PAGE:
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  1. Personally I can only hope that Facebook dies a thousand deaths and fades away. But that’s only opinion.

    …from a fan

  2. One thing is for sure, no matter what, people are addicted to Facebook and will continue to use it!

    This design is “different” and I prefer this especially since it is a lot more streamlined than the earlier one.

    But, Facebook should give an option for users to switch or not

  3. But this change came on the heels of another Facebook change. And didn’t people hate that one too?

    So are the people who are lobbying to change back to the previous design the same ones who lobbied to go back to the design before that?

  4. The problem with change is that the amount of work required to learn something new is much greater than the amount of work required to continue to use what you already know.

    Years ago, I led a major software upgrade project and everyone wanted to completely redesign the awful user interface. Of course it was terrible, difficult to use, and only partially functional, but thousands of people used it daily and knew exactly how it worked.

    Eventually, I convinced the team to retain the old interface in the upgrade, but to provide the option for any users to try out a radically improved design. Slowly, everyone migrated over to the new design.

    This is, of course, what Facebook should have done. Instead, they have angered almost everyone.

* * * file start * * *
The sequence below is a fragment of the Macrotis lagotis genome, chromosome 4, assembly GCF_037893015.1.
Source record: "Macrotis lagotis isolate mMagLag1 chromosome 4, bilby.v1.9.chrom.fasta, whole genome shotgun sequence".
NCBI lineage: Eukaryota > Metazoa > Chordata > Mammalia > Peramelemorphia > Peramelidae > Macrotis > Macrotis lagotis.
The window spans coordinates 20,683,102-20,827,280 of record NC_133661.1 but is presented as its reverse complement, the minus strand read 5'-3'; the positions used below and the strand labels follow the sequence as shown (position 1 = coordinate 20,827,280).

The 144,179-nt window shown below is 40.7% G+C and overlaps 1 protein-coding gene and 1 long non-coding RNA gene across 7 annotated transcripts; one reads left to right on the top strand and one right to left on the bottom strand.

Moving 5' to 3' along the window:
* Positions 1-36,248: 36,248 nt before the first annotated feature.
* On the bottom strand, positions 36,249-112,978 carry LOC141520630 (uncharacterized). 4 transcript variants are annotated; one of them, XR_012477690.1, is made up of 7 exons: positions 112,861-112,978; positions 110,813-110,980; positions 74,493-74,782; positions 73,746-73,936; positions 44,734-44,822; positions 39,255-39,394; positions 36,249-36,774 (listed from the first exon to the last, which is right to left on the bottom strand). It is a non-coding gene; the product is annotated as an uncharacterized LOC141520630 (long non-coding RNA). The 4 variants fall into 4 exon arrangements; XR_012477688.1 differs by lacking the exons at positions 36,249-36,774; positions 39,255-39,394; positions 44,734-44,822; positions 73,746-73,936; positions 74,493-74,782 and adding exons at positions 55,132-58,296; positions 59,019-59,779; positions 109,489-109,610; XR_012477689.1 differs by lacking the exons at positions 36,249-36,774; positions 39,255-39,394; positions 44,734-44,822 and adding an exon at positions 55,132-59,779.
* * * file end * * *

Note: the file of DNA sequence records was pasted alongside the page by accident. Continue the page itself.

5. The idea that people don’t like change is a complete myth. Scientific research actually shows the opposite.

    Along the lines of what Robby said, it is being FORCED to change that people dislike and resist. Great post, Doug!

    • Hmmm – not sure I agree that it’s a myth, James. People have expectations and when those expectations aren’t met it causes frustration. I’ve worked through a number of print redesigns and software redesigns and whenever we did a wholesale change that significantly changed user behavior, they didn’t like it.

      Perhaps it all goes back to setting expectations!

      • I’m generalizing about human behavior. There are certainly situations where people resist change.

        But your comment pretty much backs up mine (and Robby’s) point. It’s forced change that people get upset about.

  6. Doug, I’m a Facebook user, and from what I’ve seen it’s basically the same people who resented the layout change a few months back who are now forming these ridiculous groups and petitions for Facebook to change back to that very layout they didn’t want. I mean, c’mon. Either people have nothing better to do with their time or they’re just exploiting a segment of users whose automatic reaction to every change is always a whiny NO. Give it a few more weeks and all these noise will go the natural way of all hollow causes out there.

    I think Facebook will succeed, people will continue to use Facebook. All the changes I’ve seen so far make a lot of sense (to me, at least). The Twitter-like stream is a great move, and people can still choose who they follow (for myself, it’s ruthless filtering out of application posts and non-English posts). My point is Facebook has given us the best of both worlds – real-time tracking of friends and pages/groups AND the ability to keep our privacy and preferences through the filters. An added bonus is to go around the friending limit by inviting people through the pages.

    Thanks for this thought-provoking post.